Post Made Community Wiki by Harry Gindi
3 added 158 characters in body

From time to time, when I write proofs, I'll begin with a claim and then prove the contradiction. However, when I look over the proof afterwards, it appears that my proof was essentially a proof of the contrapositive, and the initial claim was not actually important in the proof.

Can all claims proven by reductio ad absurdum be reworded into proofs of the contrapositive? If not, can you give some examples of proofs that don't reduce? If not all reductio proofs can be reduced, is there any logical reason why not? Is reductio stronger or weaker than the contrapositive?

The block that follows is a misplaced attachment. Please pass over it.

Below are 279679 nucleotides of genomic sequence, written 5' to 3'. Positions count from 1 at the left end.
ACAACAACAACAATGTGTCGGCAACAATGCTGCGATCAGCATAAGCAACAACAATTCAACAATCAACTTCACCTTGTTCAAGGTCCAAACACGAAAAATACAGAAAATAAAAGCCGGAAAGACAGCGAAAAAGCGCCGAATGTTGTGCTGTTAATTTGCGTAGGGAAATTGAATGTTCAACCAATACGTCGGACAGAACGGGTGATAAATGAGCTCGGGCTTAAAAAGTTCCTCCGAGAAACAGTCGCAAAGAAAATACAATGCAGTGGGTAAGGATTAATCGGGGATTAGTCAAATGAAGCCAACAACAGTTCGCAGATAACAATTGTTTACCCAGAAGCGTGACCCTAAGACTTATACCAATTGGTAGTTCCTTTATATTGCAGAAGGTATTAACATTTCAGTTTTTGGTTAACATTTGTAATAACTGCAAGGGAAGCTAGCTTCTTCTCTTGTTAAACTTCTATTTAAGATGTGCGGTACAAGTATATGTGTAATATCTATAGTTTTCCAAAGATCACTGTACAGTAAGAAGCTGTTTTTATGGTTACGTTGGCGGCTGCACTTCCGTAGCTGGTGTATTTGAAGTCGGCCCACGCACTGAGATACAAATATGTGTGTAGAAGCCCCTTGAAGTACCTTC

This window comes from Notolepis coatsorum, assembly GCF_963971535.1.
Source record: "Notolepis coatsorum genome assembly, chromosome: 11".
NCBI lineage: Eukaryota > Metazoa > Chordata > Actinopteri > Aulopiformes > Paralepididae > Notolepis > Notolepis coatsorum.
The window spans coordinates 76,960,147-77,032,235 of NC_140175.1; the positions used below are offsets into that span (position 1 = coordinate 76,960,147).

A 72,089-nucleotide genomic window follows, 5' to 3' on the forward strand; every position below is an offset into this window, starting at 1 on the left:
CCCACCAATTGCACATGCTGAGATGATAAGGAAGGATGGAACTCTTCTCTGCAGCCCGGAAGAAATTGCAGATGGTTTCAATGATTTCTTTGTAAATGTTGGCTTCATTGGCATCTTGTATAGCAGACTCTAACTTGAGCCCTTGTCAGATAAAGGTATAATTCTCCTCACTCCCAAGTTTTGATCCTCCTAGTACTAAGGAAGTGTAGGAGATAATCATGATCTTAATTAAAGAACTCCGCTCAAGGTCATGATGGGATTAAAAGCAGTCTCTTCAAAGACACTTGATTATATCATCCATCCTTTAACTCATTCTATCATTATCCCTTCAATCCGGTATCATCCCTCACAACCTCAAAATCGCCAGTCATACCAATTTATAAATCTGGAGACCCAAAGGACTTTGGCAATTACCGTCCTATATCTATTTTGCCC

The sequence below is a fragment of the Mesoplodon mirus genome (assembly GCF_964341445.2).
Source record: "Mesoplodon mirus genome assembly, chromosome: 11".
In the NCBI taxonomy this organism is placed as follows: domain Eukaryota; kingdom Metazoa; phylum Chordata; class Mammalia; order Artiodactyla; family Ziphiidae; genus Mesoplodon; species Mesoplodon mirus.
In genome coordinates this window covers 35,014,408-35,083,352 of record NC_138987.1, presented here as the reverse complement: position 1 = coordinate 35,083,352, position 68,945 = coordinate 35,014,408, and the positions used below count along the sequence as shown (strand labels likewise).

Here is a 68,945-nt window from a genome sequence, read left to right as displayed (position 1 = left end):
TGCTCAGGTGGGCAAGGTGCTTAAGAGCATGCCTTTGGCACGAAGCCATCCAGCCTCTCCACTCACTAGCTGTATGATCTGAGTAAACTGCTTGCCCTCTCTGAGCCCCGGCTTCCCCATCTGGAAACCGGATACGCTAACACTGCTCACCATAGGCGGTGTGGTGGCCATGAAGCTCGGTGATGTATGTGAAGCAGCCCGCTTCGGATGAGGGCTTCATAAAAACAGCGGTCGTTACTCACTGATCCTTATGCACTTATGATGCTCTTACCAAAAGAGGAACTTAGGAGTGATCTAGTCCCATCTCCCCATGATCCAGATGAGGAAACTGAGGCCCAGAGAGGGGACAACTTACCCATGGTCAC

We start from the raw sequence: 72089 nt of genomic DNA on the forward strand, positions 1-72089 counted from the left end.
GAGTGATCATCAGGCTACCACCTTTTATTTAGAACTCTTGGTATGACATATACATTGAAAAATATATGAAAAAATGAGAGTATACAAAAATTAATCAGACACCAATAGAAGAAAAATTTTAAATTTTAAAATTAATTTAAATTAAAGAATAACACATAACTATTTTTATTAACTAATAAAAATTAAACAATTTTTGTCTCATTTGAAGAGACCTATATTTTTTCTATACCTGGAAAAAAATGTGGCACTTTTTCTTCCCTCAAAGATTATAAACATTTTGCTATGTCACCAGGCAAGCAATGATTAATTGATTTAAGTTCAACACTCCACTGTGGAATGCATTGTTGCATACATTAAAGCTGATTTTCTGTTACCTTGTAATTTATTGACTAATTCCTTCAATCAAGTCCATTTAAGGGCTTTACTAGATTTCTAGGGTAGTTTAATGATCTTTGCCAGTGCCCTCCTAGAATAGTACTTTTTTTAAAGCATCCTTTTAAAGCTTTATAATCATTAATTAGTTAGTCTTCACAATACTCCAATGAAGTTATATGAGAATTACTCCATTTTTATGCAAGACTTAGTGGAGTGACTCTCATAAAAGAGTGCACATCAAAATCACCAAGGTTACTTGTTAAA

Edit: Just another minor question (of course this is optional and will not affect me choosing an answer): If they are equivalent, then why would you bother using reductio?

And another bonus question (Like the above, does not influence how I choose the answer to accept.) Are the two techniques intuitionistically equivalent?

2 added 176 characters in body

From time to time, when I write proofs, I'll begin with a claim and then prove the contradiction. However, when I look over the proof afterwards, it appears that my proof was essentially a proof of the contrapositive, and the initial claim was not actually important in the proof.

Can all claims proven by reductio ad absurdum be reworded into proofs of the contrapositive? If not, can you give some examples of proofs that don't reduce? If not all reductio proofs can be reduced, is there any logical reason why not? Is reductio stronger or weaker than the contrapositive?

Edit: Just another minor question (of course this is optional and will not affect me choosing an answer): If they are equivalent, then why would you bother using reductio?

1